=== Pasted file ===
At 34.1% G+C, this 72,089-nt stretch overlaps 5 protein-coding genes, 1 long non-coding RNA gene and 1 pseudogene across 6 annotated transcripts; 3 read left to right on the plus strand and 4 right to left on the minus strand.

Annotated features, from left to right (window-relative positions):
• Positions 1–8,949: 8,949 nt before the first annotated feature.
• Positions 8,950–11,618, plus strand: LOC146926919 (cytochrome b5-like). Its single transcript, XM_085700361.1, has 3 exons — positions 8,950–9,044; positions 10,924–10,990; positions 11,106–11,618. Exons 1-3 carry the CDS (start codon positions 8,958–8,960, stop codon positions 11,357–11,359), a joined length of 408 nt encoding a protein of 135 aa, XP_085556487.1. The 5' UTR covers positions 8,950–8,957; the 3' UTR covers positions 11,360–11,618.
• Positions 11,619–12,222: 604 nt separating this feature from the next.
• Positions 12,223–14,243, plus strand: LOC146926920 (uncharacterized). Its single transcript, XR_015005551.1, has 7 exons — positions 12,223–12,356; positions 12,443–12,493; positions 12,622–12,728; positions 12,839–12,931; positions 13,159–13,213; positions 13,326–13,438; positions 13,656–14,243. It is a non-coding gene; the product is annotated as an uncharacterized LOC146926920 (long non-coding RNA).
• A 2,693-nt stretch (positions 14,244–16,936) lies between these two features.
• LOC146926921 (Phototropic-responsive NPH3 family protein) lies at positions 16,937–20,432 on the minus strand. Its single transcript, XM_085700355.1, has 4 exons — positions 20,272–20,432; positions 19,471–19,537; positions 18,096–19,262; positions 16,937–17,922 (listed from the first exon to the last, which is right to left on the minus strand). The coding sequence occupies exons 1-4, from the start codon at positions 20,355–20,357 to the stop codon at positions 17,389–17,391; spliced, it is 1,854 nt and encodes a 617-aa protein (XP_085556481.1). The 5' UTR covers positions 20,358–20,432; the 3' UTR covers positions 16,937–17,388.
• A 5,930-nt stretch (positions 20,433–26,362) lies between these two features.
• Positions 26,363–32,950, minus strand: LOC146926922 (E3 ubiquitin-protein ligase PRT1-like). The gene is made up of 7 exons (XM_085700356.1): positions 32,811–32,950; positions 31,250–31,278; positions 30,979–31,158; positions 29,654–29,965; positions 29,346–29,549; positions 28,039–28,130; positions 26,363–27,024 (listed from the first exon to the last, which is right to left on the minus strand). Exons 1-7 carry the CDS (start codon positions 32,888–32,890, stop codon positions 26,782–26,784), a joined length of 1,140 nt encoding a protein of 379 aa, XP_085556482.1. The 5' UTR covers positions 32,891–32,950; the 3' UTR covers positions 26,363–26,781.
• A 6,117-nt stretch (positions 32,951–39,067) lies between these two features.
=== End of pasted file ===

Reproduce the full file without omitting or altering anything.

At 34.1% G+C, this 72,089-nt stretch overlaps 5 protein-coding genes, 1 long non-coding RNA gene and 1 pseudogene across 6 annotated transcripts; 3 read left to right on the plus strand and 4 right to left on the minus strand.

Annotated features, from left to right (window-relative positions):
• Positions 1–8,949: 8,949 nt before the first annotated feature.
• Positions 8,950–11,618, plus strand: LOC146926919 (cytochrome b5-like). Its single transcript, XM_085700361.1, has 3 exons — positions 8,950–9,044; positions 10,924–10,990; positions 11,106–11,618. Exons 1-3 carry the CDS (start codon positions 8,958–8,960, stop codon positions 11,357–11,359), a joined length of 408 nt encoding a protein of 135 aa, XP_085556487.1. The 5' UTR covers positions 8,950–8,957; the 3' UTR covers positions 11,360–11,618.
• Positions 11,619–12,222: 604 nt separating this feature from the next.
• Positions 12,223–14,243, plus strand: LOC146926920 (uncharacterized). Its single transcript, XR_015005551.1, has 7 exons — positions 12,223–12,356; positions 12,443–12,493; positions 12,622–12,728; positions 12,839–12,931; positions 13,159–13,213; positions 13,326–13,438; positions 13,656–14,243. It is a non-coding gene; the product is annotated as an uncharacterized LOC146926920 (long non-coding RNA).
• A 2,693-nt stretch (positions 14,244–16,936) lies between these two features.
• LOC146926921 (Phototropic-responsive NPH3 family protein) lies at positions 16,937–20,432 on the minus strand. Its single transcript, XM_085700355.1, has 4 exons — positions 20,272–20,432; positions 19,471–19,537; positions 18,096–19,262; positions 16,937–17,922 (listed from the first exon to the last, which is right to left on the minus strand). The coding sequence occupies exons 1-4, from the start codon at positions 20,355–20,357 to the stop codon at positions 17,389–17,391; spliced, it is 1,854 nt and encodes a 617-aa protein (XP_085556481.1). The 5' UTR covers positions 20,358–20,432; the 3' UTR covers positions 16,937–17,388.
• A 5,930-nt stretch (positions 20,433–26,362) lies between these two features.
• Positions 26,363–32,950, minus strand: LOC146926922 (E3 ubiquitin-protein ligase PRT1-like). The gene is made up of 7 exons (XM_085700356.1): positions 32,811–32,950; positions 31,250–31,278; positions 30,979–31,158; positions 29,654–29,965; positions 29,346–29,549; positions 28,039–28,130; positions 26,363–27,024 (listed from the first exon to the last, which is right to left on the minus strand). Exons 1-7 carry the CDS (start codon positions 32,888–32,890, stop codon positions 26,782–26,784), a joined length of 1,140 nt encoding a protein of 379 aa, XP_085556482.1. The 5' UTR covers positions 32,891–32,950; the 3' UTR covers positions 26,363–26,781.
• A 6,117-nt stretch (positions 32,951–39,067) lies between these two features.